North American Harvard Trainer Is a Winged Texan Gone British

We all heard the names Spitfire, P-51, Zero or Stuka – these are the most famous participants in the aerial battlefields of World War 2, the heroes or monsters of those awful years. But they were not the only ones that played their part, contributing to the war effort.
Harvard trainer airplane 6 photos
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The T-6 Texan, for instance, is one of the lesser-sung metal birds in the skies of that time. Built by North American Aviation, the same company behind the legendary P-51 Mustang, it was designed as a single-engined trainer for would-be pilots.

The plane had its first flight in 1935, and proved successful enough to be quickly adopted by many Air Forces outside America. The Royal Air Force had a particular soft spot for it, only it didn’t like to call it Texan. As a result, a closer-to-home name was chosen: Harvard.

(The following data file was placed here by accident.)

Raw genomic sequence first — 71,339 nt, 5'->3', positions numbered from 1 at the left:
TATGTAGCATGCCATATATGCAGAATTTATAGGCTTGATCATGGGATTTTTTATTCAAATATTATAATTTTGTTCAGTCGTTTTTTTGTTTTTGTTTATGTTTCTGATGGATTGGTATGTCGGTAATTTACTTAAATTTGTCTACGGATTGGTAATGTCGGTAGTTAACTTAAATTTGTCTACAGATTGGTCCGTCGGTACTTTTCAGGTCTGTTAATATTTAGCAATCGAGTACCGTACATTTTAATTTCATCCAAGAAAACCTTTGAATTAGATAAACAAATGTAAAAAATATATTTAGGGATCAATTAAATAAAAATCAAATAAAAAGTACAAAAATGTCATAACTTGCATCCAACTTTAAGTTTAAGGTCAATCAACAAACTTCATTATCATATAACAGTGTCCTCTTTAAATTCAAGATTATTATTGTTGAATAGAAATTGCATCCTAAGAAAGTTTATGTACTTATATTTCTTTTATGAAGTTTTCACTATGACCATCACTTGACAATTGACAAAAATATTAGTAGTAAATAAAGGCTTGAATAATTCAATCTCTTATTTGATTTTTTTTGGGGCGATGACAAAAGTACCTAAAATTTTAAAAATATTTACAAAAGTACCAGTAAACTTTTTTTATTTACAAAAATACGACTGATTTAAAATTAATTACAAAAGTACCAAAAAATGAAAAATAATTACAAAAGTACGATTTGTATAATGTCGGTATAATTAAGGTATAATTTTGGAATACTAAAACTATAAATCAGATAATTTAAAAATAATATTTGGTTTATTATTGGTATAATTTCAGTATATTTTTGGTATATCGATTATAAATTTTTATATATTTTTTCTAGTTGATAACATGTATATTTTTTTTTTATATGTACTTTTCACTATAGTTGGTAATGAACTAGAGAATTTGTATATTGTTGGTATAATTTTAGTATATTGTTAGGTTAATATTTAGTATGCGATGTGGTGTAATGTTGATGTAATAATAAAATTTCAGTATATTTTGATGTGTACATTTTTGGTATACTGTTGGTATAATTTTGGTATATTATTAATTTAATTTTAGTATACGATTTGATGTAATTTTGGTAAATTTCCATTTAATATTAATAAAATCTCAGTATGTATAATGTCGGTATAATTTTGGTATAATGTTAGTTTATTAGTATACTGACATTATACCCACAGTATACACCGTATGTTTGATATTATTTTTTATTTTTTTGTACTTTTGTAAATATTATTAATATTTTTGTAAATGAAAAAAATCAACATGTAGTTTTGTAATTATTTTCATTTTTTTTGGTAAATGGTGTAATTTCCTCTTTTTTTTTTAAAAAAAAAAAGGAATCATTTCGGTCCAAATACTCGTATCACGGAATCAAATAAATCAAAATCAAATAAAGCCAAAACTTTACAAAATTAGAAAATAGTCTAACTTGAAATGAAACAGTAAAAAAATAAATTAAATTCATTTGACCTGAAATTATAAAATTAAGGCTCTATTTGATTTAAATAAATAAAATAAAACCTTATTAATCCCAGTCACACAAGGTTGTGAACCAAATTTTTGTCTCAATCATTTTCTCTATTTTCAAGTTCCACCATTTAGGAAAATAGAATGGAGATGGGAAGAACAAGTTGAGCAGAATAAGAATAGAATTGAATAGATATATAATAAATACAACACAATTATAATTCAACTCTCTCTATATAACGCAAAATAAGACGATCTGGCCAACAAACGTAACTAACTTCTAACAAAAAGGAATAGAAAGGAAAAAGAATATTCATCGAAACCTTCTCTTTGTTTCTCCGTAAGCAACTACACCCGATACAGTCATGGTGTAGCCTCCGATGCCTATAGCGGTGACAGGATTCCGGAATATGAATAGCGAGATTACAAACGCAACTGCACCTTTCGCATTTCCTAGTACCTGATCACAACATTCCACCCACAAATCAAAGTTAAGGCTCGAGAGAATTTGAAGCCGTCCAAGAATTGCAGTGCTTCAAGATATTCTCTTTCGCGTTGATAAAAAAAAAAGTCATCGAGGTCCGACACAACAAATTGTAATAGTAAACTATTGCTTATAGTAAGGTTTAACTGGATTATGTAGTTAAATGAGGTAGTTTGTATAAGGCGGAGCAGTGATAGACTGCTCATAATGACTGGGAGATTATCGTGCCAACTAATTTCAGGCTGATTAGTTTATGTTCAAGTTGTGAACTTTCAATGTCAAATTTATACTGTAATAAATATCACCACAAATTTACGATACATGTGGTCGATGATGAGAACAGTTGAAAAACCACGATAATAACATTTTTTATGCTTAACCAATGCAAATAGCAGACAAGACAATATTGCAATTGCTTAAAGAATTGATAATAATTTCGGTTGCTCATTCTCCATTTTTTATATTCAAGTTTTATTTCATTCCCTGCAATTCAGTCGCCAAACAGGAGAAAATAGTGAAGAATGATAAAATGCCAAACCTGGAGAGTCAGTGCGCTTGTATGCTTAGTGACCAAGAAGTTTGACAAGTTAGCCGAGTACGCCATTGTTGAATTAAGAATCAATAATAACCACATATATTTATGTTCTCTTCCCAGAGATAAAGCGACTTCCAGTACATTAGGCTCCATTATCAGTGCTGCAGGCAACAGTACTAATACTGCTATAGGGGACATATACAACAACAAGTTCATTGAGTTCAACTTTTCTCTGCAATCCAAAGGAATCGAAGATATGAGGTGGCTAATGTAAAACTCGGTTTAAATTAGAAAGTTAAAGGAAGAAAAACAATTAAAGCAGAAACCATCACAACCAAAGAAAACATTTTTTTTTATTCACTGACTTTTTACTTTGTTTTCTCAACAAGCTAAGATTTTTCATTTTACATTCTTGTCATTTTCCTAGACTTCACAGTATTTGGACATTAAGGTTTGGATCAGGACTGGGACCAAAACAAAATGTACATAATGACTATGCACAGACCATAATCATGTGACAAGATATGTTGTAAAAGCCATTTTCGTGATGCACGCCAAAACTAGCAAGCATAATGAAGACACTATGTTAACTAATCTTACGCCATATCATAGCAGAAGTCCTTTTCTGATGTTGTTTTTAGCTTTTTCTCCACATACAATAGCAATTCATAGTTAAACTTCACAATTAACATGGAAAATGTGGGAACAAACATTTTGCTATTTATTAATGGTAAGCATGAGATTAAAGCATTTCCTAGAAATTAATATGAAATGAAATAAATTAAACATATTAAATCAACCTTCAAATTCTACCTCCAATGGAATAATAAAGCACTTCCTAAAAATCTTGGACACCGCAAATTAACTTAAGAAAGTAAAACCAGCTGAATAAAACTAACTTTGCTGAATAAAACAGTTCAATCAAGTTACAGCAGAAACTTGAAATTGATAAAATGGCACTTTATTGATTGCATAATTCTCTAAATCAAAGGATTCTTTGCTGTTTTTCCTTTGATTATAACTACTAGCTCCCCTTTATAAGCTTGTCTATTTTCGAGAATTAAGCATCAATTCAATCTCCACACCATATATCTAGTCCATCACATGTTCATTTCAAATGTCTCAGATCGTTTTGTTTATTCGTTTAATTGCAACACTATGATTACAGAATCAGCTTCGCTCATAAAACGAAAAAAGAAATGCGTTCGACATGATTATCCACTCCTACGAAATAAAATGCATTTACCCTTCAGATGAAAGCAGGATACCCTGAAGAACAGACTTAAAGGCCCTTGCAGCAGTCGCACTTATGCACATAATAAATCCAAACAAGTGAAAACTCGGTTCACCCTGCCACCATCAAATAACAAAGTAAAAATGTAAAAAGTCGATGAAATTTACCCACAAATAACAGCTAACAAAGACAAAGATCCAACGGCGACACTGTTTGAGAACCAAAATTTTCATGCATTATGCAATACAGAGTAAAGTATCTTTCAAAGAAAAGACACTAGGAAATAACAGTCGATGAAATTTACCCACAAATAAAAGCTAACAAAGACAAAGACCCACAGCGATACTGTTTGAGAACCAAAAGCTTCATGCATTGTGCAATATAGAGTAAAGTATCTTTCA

Capable of carrying two people – the student and trainer – the plane had maximum speed of 208 mph (335 kph) and a range of 730 miles (1,175 km). It wasn’t equipped with weapons, but had the necessary hardware in place to be able to house up to three machine guns.

During its production run, close to 15,500 such planes were made, and used in some places, like say South Africa, well until the 1990s. It may seem familiar to some of you, as the Texans/Harwards have been a constant presence at air shows, but were also featured in World War II movies, including wearing a disguise to make them look like Japanese Zeroes.

We uncovered one of these Harvards, waiting in Italy for a new owner to come along and buy it, for an undisclosed price. Unfortunately, there’s no record on this plane’s aerial exploits, other than the fact its current condition is the result of a very long overhaul, and it has been in the possession of a single owner since 1988.

Editor's note: This article was not sponsored or supported by a third-party.


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